kids encyclopedia robot

Duntroon, New Zealand facts for kids

Kids Encyclopedia Facts
Quick facts for kids
A straight road, divided by painted lines, passing through a town. On the left, the street is lined with a pub and some widely separated shops. On the right, the road is lined by a grass verge with some small buildings in the middle distance. A black utility (car with a tray) is driving on the left away from the camera. A mountain range with a small covering of snow stands in the background.
Campbell St (State Highway 83), the main street
Country New Zealand
Region Canterbury
Territorial authority Waitaki District
Ward Ahuriri Ward
 • Total 5.13 km2 (1.98 sq mi)
 (2018 Census)
 • Total 96
 • Density 18.71/km2 (48.47/sq mi)
Time zone UTC+12 (New Zealand Standard Time)
 • Summer (DST) UTC+13 (New Zealand Daylight Time)
Local iwi Ngāi Tahu

Duntroon (from Scottish Gaelic: Dùn Treòin) is a small farming-town in the Waitaki District of New Zealand's South Island. Although traditionally considered a North Otago town, it is located as of 2018 within the farthest southern reaches of Canterbury. Just north of the town runs the Waitaki River, which forms the traditional border between the two regions, although the official border has moved south to put most of Waitaki District within Canterbury, including Duntroon. To the east of the village runs the Maerewhenua River. Near the village are the Earthquakes, a limestone-cliff formation.

Duntroon Anglican Church 003
St. Martin's Anglican Church

The town was named by Scottish settler and farmer Robert Campbell. Economic activity has been mainly agricultural for much of the town's history, focusing primarily on sheep farming and on the growing of crops such as wheat and barley.

Duntroon is home to the Vanished World Heritage Centre, dedicated to showcasing the geology of the Waitaki region and preserving fossils of extinct species that have been found in the region. These include two species of the penguin genus Archaeospheniscus, Lowe's penguin and Lopdell's penguin, found in the Kokoamu Greensand formation. The town is also located near two sites of centuries-old Māori rock drawings, one of which being the Takiroa Rock Art Shelter.

5 kilometres (3 mi) south of Duntroon, in the Maerewhenua Valley, a group of large rock-formations called "Elephant Rocks" was used as a filming location for the first Chronicles of Narnia movie in 2005. The rock formations, located in a private field, are visible from the road.


Duntroon was once the terminus of the branch line railway that ultimately became the Kurow Branch, and was one of the few towns to be served by a railway station for the entire life of the line (most others were closed earlier than the line itself). In 1875, the railway from the junction with the Main South Line at Pukeuri was opened to Duntroon, but due to bridging difficulties, the line terminated outside Duntroon on the east side of the Maerewhenua River. In 1878, construction began on another line from Duntroon to Kurow; on 2 July 1881, the Maerewhenua River was bridged and Duntroon was linked to the national railway network; on 7 November 1881, the line beyond Duntroon opened and the town lost its status as terminus. The railway served the town for over a century, closing in mid-1983, and the old railway station now serves as boutique accommodation for fly fishermen and cyclists on the A2O cycle trail. Near the station building, an old water tank for steam locomotives still stands in good condition.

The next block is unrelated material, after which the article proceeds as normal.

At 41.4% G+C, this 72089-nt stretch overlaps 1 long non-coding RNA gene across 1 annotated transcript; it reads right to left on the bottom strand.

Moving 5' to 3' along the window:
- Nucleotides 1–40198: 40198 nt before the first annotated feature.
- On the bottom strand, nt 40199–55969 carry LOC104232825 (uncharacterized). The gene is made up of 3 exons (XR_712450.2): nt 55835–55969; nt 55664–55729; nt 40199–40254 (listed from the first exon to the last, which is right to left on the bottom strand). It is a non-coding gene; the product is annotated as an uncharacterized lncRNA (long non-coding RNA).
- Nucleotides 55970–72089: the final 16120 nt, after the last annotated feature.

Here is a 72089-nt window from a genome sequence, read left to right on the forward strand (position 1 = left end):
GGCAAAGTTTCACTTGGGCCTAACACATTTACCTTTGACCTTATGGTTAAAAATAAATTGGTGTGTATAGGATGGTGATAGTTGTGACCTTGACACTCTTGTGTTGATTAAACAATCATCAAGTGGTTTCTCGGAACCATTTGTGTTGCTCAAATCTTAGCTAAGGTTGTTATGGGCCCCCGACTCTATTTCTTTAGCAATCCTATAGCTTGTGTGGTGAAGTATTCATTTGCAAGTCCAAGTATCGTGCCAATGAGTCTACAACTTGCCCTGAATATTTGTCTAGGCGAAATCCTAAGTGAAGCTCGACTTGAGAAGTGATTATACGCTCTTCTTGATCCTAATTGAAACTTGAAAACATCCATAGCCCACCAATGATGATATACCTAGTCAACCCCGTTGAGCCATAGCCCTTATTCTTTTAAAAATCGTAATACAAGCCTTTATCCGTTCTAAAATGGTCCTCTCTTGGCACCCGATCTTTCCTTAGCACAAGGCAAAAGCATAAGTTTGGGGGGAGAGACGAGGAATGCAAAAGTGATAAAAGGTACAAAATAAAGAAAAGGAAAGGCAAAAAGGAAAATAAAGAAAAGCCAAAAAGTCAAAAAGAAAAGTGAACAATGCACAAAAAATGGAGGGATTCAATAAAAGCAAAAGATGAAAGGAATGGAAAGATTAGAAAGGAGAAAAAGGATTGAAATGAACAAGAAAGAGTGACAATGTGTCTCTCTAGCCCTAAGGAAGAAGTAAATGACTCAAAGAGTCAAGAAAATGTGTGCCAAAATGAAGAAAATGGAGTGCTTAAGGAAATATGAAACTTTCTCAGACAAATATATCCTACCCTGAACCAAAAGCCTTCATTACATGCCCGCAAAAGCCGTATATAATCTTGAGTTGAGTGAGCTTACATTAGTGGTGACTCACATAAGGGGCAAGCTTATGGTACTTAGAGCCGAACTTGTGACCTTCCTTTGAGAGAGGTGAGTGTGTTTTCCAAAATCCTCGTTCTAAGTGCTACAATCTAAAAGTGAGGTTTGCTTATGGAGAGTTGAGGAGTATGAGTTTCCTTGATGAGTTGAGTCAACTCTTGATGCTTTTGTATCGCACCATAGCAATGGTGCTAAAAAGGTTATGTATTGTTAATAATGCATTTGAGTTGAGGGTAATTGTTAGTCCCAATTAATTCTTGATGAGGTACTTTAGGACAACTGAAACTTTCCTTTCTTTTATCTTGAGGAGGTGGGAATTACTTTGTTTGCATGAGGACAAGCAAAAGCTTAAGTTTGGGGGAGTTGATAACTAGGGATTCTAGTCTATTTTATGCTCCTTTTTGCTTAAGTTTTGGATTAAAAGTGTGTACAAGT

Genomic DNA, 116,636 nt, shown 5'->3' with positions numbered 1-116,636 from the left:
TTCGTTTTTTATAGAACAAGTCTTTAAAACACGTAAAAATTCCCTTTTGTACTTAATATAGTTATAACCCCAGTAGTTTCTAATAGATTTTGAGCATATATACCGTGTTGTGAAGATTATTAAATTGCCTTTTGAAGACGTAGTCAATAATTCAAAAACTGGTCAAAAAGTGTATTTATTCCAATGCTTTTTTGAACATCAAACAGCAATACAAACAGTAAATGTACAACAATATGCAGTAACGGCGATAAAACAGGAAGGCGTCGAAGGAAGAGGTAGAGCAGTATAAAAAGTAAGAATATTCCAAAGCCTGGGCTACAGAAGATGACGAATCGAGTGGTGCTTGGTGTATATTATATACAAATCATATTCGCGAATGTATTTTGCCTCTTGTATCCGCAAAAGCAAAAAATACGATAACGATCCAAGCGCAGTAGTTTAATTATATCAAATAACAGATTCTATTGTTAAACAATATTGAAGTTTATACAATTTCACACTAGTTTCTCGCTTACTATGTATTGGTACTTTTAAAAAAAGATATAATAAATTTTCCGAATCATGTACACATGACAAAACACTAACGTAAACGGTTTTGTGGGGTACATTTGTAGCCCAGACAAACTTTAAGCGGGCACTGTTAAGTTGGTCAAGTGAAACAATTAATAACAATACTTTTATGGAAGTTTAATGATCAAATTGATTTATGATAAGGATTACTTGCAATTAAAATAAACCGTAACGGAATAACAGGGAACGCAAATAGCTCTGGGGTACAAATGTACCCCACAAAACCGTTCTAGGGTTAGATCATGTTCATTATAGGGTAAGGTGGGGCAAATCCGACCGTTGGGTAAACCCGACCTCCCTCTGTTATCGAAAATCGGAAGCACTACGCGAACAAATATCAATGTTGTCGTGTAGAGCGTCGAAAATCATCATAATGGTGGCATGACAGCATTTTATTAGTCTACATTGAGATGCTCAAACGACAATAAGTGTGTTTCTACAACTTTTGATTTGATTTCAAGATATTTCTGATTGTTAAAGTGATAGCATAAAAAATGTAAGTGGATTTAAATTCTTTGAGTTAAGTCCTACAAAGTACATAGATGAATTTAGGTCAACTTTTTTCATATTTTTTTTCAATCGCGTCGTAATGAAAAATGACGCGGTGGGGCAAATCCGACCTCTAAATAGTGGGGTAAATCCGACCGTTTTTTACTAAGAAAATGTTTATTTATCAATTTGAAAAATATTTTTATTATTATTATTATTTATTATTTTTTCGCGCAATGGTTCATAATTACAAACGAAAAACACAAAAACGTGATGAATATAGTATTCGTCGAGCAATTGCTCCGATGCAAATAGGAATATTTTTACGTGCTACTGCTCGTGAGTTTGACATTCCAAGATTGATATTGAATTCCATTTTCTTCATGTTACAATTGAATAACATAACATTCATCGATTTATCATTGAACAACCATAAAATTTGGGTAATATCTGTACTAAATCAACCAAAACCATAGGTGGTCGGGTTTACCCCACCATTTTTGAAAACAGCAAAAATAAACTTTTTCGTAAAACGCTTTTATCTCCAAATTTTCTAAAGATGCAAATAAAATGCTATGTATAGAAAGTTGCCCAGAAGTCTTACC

Duntroon is on the route of the Alps to Ocean Cycle Trail, which was constructed from 2011 after approval in 2010.


Duntroon is described as a rural settlement by Statistics New Zealand, and covers 5.13 km2 (1.98 sq mi). It is part of the larger Danseys Pass statistical area.

Historical population
Year Pop. ±% p.a.
1996 117 —    
2001 120 +0.51%
2006 99 −3.77%
2013 75 −3.89%
2018 96 +5.06%

Duntroon had a population of 96 at the 2018 New Zealand census, an increase of 21 people (28.0%) since the 2013 census, and a decrease of 3 people (-3.0%) since the 2006 census. There were 39 households. There were 51 males and 45 females, giving a sex ratio of 1.13 males per female. The median age was 46.0 years (compared with 37.4 years nationally), with 18 people (18.8%) aged under 15 years, 18 (18.8%) aged 15 to 29, 48 (50.0%) aged 30 to 64, and 15 (15.6%) aged 65 or older.

Ethnicities were 93.8% European/Pākehā, 6.2% Māori, and 6.2% Asian (totals add to more than 100% since people could identify with multiple ethnicities).

Although some people objected to giving their religion, 50.0% had no religion, 34.4% were Christian and 6.2% had other religions.

Of those at least 15 years old, 6 (7.7%) people had a bachelor or higher degree, and 24 (30.8%) people had no formal qualifications. The median income was $22,200, compared with $31,800 nationally. The employment status of those at least 15 was that 36 (46.2%) people were employed full-time, 15 (19.2%) were part-time, and 3 (3.8%) were unemployed.


Duntroon School is a full primary school catering for years 1 to 8, with a roll of 88 students as of February 2024. The school opened in 1879.

kids search engine
Duntroon, New Zealand Facts for Kids. Kiddle Encyclopedia.